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Cincinnati, OH Opera House Collapse, Oct 1897

FALL OF A THEATRE DOME.

THREE PERSONS KILLED IN A PANIC IN ROBINSON'S OPERA HOUSE IN CINCINNATI.

THIRTY-THREE WERE INJURED.

THE LIGHTS WENT OUT AND THE VICTIMS WERE TRAMPLED UPON IN THE MAD RUSH OF THE AUDIENCE FOR THE EXITS.

Cincinnati, Oct. 15. -- The dome of Robinson's Opera House fell into the orchestra at 8:30 o'clock this evening. Three persons were killed and as far as known thirty-three were injured. Several persons are missing, and the confusion is such that it is not known whether or not they escaped.
The Dead:
MISS LUCY COHEN.
MRS. GEORGE KLEMAN.
An Unknown Man.
Dangerously Injured:
MRS. GOLDMAN.
MARY HAAS.
MRS. STUDDER.
MARY STUDDER.
An Unknown Woman.
Seriously or Slightly Injured:
DELLA ALGEIR and her three children, STANLEY, JOSEPH, and JOHN.
GRACE CONNOR.
CLINT DEAL.
DAISY FAIRHEAD.
S. J. FAIRLAND.
PEARL HALL.
MARY HESS.
MARY HOWE.
FRED JENKS.
S. E. LONG.
W. J. McCABE.
ELLA MOORMAN.
WILLIAM MOTEN.
SAMUEL ROSENBAUM.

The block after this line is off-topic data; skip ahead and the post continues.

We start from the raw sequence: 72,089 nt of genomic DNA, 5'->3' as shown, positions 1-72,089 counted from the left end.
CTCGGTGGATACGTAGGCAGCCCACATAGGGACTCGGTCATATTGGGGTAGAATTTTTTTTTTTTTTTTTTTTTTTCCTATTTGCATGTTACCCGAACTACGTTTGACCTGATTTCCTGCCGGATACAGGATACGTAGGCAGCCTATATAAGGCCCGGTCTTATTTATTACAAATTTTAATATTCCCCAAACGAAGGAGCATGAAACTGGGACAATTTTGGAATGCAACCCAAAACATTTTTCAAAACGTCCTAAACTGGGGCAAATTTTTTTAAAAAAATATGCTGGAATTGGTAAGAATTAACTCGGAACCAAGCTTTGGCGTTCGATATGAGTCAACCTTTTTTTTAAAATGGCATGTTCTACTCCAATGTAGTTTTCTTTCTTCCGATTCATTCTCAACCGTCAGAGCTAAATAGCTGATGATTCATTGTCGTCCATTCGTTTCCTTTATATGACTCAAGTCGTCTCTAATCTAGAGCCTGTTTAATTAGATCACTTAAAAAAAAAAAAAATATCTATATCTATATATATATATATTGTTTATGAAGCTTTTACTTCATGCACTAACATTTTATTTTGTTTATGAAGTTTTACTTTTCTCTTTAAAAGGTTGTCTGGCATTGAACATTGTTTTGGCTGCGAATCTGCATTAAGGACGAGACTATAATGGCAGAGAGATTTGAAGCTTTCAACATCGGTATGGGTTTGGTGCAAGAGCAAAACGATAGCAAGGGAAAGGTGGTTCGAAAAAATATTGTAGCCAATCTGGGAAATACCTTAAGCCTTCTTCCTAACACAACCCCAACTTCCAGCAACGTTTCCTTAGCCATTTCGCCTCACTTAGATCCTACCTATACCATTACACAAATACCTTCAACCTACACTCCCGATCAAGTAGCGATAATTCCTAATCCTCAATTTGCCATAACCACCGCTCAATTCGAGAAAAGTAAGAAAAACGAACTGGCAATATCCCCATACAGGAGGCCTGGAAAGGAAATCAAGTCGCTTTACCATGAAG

CLINT STEEL.
MAGGIE STUDDER.
C. J. WEISS.
AMELIA WEYLE.
JACOB WEYLE.
JOHN WHITE.
T. E. WILEY.
KATE WHITE.
AMELIA WEIL.
The first intimation that there was anything wrong with the roof was at the beginning of the first act. There was a sharp crack, and a piece of the ceiling about a foot long and three inches wide fell into the orchestra from the east side.
The audience looked up, and many started to their feet. But there was no further intimation of trouble.
At the end of the second set the stage hands were setting the scenery for the next act, and little Alice Opie, the child specialist, was in front of the curtain doing her set as the "Yellow Kid" when suddenly the huge dome of the theatre fell with a crash upon the orchestra chairs, a distance of 100 feet.
A panic ensued, and a rush for the exits began. It was in this panic and rush that the three lives were lost and injuries were sustained by persons trampled on by the mad mob.
All the lights in the body of the theatre were extinguished by the breaking of the main electric wire. No sooner had the dome and ceiling of the theatre struck then there arose out of the darkness and the blinding, choking dust the cries and groans of the injured and uninjured in the audience.

New York Times New York 1897-10-16



article | by Dr. Radut